In June 2020, the Fuel Cells and Hydrogen Joint Undertaking and the Clean Sky Joint Undertaking published their report “Hydrogen-powered aviation – A fact-based study on hydrogen technology, economics, and climate impact by 2050.” H2-international took advantage of the opportunity to ask FCH JU executive director Bart Biebuyck the following two questions:
Fuel cell propulsion systems are not only being developed for unmanned aircraft, hydrogen is also increasingly becoming a topic in passenger transport. The US space agency NASA, for example, together with the engineering school of the University of Illinois, is constructing electric aircraft using liquid hydrogen and fuel cells.
The aviation industry is aiming for carbon-neutral growth starting in 2020 and a CO2 reduction of 50 per cent by 2050 compared to 2005 . There are currently two options under discussion to achieve these goals: Emission certificates and biofuels. Both are not immune to criticism because of their direct and indirect impact on the environment.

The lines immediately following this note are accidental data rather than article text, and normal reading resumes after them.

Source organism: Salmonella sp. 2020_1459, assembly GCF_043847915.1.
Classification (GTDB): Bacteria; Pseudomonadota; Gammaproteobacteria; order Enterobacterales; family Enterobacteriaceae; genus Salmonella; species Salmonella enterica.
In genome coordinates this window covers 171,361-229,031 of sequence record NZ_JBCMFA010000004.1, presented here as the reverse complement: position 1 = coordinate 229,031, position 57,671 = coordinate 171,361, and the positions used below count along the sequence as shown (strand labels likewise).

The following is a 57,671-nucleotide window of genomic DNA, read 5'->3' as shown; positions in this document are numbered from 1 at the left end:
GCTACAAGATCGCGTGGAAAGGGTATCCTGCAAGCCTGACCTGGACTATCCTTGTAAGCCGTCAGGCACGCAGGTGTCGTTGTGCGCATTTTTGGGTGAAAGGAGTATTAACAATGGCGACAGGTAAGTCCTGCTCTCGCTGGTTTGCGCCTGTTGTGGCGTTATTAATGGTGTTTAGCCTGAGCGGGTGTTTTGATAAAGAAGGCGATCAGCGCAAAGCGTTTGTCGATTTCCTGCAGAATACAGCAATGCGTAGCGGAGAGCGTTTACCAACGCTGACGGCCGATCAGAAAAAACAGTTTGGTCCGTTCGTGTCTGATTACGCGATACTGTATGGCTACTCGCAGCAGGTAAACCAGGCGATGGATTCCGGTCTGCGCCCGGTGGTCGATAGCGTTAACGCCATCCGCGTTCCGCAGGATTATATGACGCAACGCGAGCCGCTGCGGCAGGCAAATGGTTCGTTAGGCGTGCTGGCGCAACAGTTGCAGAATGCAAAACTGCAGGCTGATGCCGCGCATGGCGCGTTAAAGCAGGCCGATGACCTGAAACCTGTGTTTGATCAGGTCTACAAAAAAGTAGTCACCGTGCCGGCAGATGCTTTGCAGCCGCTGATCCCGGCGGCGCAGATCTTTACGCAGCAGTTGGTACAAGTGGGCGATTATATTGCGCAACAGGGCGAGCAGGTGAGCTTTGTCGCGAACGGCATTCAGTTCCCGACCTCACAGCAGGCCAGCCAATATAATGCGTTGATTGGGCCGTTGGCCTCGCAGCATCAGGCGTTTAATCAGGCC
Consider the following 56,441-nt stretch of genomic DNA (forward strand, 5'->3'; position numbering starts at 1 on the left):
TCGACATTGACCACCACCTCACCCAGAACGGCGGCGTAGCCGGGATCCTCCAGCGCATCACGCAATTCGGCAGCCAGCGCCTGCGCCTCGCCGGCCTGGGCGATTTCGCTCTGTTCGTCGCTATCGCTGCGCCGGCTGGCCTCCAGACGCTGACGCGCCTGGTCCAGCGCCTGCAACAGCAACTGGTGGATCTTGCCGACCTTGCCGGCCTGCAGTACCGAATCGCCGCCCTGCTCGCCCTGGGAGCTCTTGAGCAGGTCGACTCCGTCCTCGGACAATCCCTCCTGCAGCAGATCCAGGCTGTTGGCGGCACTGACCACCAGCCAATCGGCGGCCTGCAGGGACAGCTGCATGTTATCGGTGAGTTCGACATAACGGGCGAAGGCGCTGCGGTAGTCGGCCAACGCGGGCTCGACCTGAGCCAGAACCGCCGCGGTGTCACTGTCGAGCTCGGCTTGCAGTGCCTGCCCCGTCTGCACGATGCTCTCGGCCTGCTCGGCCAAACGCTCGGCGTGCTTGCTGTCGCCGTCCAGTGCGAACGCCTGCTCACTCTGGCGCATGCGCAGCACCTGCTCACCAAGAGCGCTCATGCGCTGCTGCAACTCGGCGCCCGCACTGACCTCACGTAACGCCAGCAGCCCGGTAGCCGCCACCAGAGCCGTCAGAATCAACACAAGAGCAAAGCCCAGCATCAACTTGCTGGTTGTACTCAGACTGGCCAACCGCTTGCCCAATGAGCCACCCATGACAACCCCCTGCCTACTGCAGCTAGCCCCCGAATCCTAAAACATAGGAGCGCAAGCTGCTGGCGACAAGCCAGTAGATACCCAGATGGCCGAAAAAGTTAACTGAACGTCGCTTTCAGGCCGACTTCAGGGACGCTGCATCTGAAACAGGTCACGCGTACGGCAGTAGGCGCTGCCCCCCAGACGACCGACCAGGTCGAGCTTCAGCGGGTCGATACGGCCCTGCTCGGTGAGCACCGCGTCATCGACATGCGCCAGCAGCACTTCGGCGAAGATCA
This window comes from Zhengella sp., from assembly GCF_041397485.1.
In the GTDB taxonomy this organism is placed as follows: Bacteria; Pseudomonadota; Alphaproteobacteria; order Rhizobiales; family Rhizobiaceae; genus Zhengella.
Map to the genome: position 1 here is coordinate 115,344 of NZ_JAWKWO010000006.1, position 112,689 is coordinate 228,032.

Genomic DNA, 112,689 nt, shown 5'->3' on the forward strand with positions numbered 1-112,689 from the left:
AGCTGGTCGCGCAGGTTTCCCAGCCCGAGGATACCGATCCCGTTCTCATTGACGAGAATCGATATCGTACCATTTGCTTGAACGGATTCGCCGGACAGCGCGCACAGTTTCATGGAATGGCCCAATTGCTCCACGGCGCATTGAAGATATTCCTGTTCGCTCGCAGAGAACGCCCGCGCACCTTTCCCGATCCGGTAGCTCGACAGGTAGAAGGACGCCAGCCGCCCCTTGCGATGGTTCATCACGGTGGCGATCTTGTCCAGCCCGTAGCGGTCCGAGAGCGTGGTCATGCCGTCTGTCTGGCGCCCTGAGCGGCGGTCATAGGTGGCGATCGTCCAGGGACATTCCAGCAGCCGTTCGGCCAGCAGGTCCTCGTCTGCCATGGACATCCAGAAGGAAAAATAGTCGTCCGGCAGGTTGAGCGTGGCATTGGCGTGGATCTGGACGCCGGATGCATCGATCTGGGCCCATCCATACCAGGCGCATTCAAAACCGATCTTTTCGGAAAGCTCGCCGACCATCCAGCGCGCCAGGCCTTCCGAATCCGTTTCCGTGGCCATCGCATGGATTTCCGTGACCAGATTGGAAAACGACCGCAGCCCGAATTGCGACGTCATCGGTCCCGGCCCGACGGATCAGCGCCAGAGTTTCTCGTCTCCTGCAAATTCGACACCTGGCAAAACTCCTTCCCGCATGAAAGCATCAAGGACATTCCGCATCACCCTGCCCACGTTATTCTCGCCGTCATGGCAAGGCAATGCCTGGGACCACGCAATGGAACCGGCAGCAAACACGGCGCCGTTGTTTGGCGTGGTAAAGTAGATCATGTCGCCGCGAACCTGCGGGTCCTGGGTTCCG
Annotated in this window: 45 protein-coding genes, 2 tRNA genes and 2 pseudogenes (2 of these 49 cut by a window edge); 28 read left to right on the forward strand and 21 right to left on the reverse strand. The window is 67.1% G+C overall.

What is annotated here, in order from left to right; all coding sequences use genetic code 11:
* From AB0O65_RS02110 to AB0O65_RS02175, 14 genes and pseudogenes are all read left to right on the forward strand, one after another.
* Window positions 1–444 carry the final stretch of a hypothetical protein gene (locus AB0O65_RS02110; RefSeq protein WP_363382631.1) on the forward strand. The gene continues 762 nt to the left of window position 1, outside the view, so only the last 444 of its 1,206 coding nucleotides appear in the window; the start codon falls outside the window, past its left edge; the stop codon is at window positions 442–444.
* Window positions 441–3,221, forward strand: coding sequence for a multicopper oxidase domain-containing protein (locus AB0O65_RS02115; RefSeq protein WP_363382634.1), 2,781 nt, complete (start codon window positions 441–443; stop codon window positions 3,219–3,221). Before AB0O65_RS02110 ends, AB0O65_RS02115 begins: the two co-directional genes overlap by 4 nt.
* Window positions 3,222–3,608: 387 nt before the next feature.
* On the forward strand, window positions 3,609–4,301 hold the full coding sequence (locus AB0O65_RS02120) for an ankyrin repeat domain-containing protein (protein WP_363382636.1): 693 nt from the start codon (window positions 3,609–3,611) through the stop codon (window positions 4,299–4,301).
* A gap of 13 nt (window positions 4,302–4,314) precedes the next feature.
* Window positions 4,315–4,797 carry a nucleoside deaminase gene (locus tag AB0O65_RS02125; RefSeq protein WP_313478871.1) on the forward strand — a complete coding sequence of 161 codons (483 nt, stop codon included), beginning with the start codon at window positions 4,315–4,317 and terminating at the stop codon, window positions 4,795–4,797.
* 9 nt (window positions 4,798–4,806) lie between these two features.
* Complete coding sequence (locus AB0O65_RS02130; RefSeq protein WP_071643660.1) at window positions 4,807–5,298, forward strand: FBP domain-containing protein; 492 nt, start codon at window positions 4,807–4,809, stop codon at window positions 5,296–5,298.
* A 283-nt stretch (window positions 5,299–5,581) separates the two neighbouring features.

Dr. Heinz Günter Klug passed away last fall. On Oct. 12, 2015, the long-time pioneer of hydrogen technology died at the age of 78. The mechanical engineer, who was born in Mainz, provided important contributions to hydrogen engine testing for aircraft during his time as project head at Airbus. Twenty years ago, he was one of the founding members of the German Hydrogen and Fuel Cell Association. Klug, who last lived in Hamburg, was the coordinator of the Europe-wide Cryoplane research project before he retired in 2002.
A unique aircraft with a distinctive design and innovative engine technology – that is how one could sum up the features of the Hy4, which the German Aerospace Center (DLR) had already showcased at the World of Energy Solutions on Oct. 12, 2015. The new concept study was presented by project head Professor Josef Kallo, who had already been responsible for developing its predecessor.